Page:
In the 1940s it was decided a community centre was needed in Elstree and Borehamwood and, after many years of discussions, in July 1953 Allum Hall filled this purpose.
»read full article


MAY
9
2016

 

Shenley Road (1930s)
Shenley Road, Borehamwood in the 1930s In this 1930s view, we are looking along the line of Shenley Road when the road featured houses rather than shops.

All Saint’s church (built in 1910) is just out of shot on the right. Central Garage is likewise out of shot but outside of it is roughly where the camera is positioned.

A stench pipe can be seen running along the road.

The near-left hand side on a 2015 view would be dominated by a branch of Nando’s.
»read full article


MAY
6
2016

 

ABPC Elstree Studios
British National Pictures Ltd purchased 50 acres of land on the south side of Shenley Road and began construction of two large film stages in 1925. The first film produced there was Madame Pompadour in 1927. British International Pictures Ltd (BIP) took over the studios in 1927 and the second stage was ready for production in 1928. In 1929 Blackmail, the first British talkie to go on release, was produced at the studios. With the death of silent films came the construction of 6 new sound stages on the site and three of these were sold on to the British and Dominions Film Corporation with BIP retaining the remaining stages. BIP were absorbed into the Associated British Picture Corporation (ABPC) in the early 1930s.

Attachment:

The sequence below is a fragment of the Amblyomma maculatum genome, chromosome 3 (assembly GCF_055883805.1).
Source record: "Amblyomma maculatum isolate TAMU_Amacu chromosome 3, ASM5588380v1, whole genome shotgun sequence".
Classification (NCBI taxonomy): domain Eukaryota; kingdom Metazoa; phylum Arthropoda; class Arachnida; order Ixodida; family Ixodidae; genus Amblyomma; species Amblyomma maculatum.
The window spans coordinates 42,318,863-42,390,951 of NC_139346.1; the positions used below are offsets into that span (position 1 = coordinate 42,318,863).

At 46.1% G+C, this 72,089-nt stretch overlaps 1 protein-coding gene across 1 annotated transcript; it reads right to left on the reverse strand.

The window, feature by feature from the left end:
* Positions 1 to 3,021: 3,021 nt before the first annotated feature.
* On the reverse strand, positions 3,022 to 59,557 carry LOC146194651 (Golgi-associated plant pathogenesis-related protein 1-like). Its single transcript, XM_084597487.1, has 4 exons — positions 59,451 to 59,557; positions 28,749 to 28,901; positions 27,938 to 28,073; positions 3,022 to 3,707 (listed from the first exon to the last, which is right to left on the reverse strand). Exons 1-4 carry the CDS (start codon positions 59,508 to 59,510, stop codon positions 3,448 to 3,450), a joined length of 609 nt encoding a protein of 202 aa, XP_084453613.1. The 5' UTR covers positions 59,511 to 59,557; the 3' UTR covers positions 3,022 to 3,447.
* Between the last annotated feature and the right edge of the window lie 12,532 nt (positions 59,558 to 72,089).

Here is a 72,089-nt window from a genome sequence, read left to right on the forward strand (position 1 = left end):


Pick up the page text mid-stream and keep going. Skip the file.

In 1946 Warner Brothers acquired a substantial interest in ABPC, appointed a new board and decided to rebuild the stages. The rebuild was completed in 1948 and work began on Man On The Run followed by The Hasty Heart starring Richard Todd and Ronald Reagan. In 1968 Electrical and Musical Industries (EMI) bought control of ABPC and the studios were renamed EMI Studios, later Thorn-EMI Studios. In 1985 they were put up for sale. Under Herron-Cannon Group ownership,...
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MAY
5
2016

 

66 Shenley Road, WD6
66 Shenley Road used to lie on the corner of Furzehill Road.
»read full article


MAY
3
2016

 

Nine Elms Lane, SW8
Nine Elms Lane was named around 1645, from a row of elm trees bordering the road. In 1838, at the time of construction of the London and Southampton Railway, the area was described as “a low swampy district occasionally overflowed by the Thames [whose] osier beds, pollards and windmille and the river give it a Dutch effect”.

Nine Elms railway station opened on 21 May 1838 as the first London terminus of the London and South Western Railway. The station was closed in 1848 when the L&SWR opened its metropolitan extension from Nine Elms to Waterloo. The area adjacent to the station housed the L&SWR’s carriage and wagon works until their relocation to Eastleigh in 1909. In 1941 the building was damaged by German bombs and it was demolished in the 1960s. The site became the flower section of the New Covent Garden Market in 1974.